Feb.8 (GMM) Another candidate to potentially replace Red Bull’s embattled team boss Christian Horner has emerged.
An independent lawyer commissioned by the team’s Austrian parent company will be in Milton-Keynes on Friday for a crunch meeting, with Horner facing expulsion over alleged inappropriate behaviour with a female staff member.
James Vowles, Horner’s counterpart at Williams and close to well-known Horner nemesis Toto Wolff, thinks the troubles reflect a culture shift in Formula 1.
“Wind back 20 years ago – the sport was male-dominated without question. White, more than likely male, more than likely 40 years old,” he told Bloomberg TV. “That’s changing, and it’s only a positive.
“But these allegations? I don’t know what happened.”
Following his recent obvious power struggle with Horner, Austrian Dr Helmut Marko has been conspicuously quiet amid the new scandal. When asked by motorsport-total.com’s Christian Nimmervoll, the 80-year-old said only: “Horner has done a great job over the years.”
Bernie Ecclestone is very close to Horner, 50, and Sport1 believes the former F1 supremo has been gently counselling his fellow Briton behind the scenes.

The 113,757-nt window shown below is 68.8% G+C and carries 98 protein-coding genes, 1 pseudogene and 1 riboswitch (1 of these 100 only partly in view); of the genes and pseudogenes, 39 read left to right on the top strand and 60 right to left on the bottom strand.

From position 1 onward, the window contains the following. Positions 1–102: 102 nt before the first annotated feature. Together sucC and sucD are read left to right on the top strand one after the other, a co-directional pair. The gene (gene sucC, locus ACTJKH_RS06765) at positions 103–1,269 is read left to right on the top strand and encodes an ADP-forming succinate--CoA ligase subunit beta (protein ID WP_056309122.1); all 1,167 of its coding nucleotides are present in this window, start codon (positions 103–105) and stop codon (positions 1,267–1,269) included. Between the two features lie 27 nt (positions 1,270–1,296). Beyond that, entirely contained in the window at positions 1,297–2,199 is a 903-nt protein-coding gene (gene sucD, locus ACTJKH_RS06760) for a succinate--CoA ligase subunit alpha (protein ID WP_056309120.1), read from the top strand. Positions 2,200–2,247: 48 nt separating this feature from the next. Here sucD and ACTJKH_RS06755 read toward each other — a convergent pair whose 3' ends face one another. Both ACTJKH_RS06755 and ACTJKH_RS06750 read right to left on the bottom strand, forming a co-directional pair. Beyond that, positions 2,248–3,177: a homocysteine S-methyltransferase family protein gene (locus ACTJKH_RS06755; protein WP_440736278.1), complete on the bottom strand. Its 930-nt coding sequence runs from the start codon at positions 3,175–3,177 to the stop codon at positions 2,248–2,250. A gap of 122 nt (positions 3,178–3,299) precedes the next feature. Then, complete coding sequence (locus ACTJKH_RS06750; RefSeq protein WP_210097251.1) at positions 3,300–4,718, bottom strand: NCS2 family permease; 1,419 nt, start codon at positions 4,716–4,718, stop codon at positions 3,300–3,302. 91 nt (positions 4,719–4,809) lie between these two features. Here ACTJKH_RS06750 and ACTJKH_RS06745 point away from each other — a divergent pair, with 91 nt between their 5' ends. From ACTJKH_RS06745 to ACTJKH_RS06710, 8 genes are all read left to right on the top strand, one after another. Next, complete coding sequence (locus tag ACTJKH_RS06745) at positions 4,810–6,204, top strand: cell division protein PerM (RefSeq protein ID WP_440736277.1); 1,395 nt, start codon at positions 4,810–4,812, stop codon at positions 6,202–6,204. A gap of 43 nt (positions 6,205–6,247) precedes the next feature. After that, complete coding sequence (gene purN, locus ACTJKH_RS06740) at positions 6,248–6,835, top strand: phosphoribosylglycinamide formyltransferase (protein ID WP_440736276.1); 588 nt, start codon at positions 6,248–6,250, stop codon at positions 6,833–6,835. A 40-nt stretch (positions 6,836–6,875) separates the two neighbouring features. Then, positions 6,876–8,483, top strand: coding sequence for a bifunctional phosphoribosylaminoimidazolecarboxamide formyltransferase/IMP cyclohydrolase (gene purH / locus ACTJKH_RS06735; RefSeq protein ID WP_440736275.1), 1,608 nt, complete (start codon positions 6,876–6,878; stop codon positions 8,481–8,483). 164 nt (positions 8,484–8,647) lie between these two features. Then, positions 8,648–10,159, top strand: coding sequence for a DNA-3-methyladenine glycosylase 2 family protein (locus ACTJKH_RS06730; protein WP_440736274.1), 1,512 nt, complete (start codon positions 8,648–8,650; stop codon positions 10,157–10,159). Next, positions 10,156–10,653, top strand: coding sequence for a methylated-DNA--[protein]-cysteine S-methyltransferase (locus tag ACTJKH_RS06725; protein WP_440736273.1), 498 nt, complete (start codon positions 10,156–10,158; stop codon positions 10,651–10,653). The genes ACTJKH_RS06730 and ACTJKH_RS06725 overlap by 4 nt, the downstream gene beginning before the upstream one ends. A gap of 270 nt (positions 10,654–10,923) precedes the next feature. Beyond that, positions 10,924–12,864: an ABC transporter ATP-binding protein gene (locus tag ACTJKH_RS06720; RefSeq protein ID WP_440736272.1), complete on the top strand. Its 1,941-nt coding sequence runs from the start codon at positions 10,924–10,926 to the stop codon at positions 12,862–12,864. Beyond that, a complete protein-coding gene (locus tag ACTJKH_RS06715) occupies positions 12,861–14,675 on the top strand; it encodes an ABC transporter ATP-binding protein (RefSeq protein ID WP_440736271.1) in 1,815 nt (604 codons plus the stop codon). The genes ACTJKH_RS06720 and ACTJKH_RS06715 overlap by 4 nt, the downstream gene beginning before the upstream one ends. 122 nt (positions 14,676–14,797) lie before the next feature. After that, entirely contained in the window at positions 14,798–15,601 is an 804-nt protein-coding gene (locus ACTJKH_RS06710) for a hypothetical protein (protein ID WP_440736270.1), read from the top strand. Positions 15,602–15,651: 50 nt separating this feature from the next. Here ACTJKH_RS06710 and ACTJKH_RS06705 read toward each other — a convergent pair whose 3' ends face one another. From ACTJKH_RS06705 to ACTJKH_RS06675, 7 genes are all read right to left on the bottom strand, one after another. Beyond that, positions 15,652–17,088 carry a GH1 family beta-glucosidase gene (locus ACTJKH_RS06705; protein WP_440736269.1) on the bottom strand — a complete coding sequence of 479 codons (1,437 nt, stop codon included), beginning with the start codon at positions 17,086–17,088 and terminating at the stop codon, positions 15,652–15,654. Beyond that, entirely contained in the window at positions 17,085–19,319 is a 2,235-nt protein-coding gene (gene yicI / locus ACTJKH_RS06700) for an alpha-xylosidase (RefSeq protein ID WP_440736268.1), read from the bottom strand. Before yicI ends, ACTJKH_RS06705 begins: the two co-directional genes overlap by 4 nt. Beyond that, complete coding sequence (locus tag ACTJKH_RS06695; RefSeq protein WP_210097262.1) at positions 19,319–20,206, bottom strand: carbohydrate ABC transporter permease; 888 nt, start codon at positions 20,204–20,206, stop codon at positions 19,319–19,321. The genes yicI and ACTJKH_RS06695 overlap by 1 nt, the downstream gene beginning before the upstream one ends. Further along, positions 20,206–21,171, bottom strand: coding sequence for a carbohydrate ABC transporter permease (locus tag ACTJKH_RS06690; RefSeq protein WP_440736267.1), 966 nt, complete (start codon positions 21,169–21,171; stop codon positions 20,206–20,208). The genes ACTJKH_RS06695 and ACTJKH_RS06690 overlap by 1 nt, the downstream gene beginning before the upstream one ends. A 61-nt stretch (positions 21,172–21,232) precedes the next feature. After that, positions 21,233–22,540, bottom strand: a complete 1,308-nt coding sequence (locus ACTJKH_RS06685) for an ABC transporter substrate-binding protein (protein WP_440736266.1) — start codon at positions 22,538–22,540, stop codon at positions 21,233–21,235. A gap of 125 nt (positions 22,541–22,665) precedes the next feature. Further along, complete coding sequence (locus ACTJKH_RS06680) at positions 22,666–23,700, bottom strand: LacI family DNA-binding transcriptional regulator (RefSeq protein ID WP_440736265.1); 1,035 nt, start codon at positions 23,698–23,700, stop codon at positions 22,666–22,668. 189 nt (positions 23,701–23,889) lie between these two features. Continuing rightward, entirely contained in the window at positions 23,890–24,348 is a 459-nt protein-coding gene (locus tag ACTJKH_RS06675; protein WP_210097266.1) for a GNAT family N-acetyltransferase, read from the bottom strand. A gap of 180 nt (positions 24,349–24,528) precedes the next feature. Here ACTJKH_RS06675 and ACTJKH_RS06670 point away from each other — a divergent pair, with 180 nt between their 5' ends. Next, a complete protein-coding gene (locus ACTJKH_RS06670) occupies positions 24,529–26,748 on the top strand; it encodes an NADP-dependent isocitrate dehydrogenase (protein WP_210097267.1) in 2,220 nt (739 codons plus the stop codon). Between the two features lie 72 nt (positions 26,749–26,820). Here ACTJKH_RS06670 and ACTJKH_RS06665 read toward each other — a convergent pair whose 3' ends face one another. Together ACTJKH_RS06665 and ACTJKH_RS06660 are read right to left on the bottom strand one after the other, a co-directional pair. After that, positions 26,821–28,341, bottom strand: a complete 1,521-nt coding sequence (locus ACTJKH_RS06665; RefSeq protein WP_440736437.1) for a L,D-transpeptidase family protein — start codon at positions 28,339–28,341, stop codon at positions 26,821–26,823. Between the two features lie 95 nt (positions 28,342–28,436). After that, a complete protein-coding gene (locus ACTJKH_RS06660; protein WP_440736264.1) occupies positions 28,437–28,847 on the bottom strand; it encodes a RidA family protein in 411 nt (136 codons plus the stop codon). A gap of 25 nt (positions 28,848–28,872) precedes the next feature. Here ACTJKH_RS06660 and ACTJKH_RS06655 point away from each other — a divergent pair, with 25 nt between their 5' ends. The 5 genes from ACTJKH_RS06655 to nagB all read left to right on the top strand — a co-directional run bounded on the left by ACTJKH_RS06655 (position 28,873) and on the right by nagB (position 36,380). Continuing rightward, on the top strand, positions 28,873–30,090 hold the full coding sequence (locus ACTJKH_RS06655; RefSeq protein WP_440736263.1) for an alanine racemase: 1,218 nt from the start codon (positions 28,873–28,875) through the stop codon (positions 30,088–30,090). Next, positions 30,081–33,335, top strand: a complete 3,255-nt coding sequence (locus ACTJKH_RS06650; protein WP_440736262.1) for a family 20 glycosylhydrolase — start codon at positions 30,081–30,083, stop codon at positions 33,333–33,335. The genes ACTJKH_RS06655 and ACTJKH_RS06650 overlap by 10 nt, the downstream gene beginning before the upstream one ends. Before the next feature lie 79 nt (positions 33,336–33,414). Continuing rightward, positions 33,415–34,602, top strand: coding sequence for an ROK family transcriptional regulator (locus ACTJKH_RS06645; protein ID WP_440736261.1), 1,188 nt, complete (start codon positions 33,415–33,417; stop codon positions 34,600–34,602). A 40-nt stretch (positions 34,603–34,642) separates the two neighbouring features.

Horner, though, is refusing to simply resign.
It is rumoured that Horner may also have fallen out with Max Verstappen’s father Jos, with the Dutch camp already much more aligned with Austria and Marko.
And Horner may also have lost the personal and contractual backing of Adrian Newey. Eagle-eyed social media users noticed that Newey’s wife Amanda ‘liked’ a post on X linking her husband with a sensational move to Ferrari.
“Now’s your chance to tick off those regrets, Adrian,” the comment that Amanda liked read. Sport1 reports that Newey and Horner’s friendship is “broken” – with F1’s most respected technical mind committing to Red Bull irrespective of Horner’s position.
Critically, Horner may still have the support of Red Bull’s non-Austrian ownership camp, the Thais, who control 51 percent of the energy drink brand.
“I have the feeling that the Austrian side really wants to get rid of Horner, especially with this issue,” Erik van Haren, a Dutch journalist for De Telegraaf who has been very close to the story, said on the DRS De Race Show podcast.
“I think the Thai owner is still on Horner’s side at the moment. Ultimately, he has the most important voice.”
Long-time Red Bull Racing team manager Jonathan Wheatley is strongly linked with Horner’s post should he be ousted, but another fascinating contender has also emerged.
London’s Times newspaper said the post-Horner team could in fact be run by Oliver Mintzlaff, who together with Mark Mateschitz is in charge of Red Bull’s Austrian operations in the wake of founder Dietrich Mateschitz’s late 2022 death.
Horner has denied the allegations, whose precise nature remains unclear, calling them “nuts” when asked by the Daily Mail.